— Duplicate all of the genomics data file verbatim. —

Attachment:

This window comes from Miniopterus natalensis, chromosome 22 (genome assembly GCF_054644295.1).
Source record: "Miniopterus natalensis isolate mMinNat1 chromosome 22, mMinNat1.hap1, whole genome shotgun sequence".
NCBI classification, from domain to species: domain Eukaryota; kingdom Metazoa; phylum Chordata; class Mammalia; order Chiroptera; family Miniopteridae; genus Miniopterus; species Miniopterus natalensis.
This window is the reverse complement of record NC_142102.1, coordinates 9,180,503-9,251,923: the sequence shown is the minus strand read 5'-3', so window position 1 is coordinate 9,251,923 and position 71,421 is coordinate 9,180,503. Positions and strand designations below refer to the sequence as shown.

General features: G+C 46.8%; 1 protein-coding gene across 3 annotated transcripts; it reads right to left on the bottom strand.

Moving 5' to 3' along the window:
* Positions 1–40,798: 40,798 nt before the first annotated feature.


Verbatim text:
This window comes from Miniopterus natalensis, chromosome 22 (genome assembly GCF_054644295.1).
Source record: "Miniopterus natalensis isolate mMinNat1 chromosome 22, mMinNat1.hap1, whole genome shotgun sequence".
NCBI classification, from domain to species: domain Eukaryota; kingdom Metazoa; phylum Chordata; class Mammalia; order Chiroptera; family Miniopteridae; genus Miniopterus; species Miniopterus natalensis.
This window is the reverse complement of record NC_142102.1, coordinates 9,180,503-9,251,923: the sequence shown is the minus strand read 5'-3', so window position 1 is coordinate 9,251,923 and position 71,421 is coordinate 9,180,503. Positions and strand designations below refer to the sequence as shown.

General features: G+C 46.8%; 1 protein-coding gene across 3 annotated transcripts; it reads right to left on the bottom strand.

Moving 5' to 3' along the window:
* Positions 1–40,798: 40,798 nt before the first annotated feature.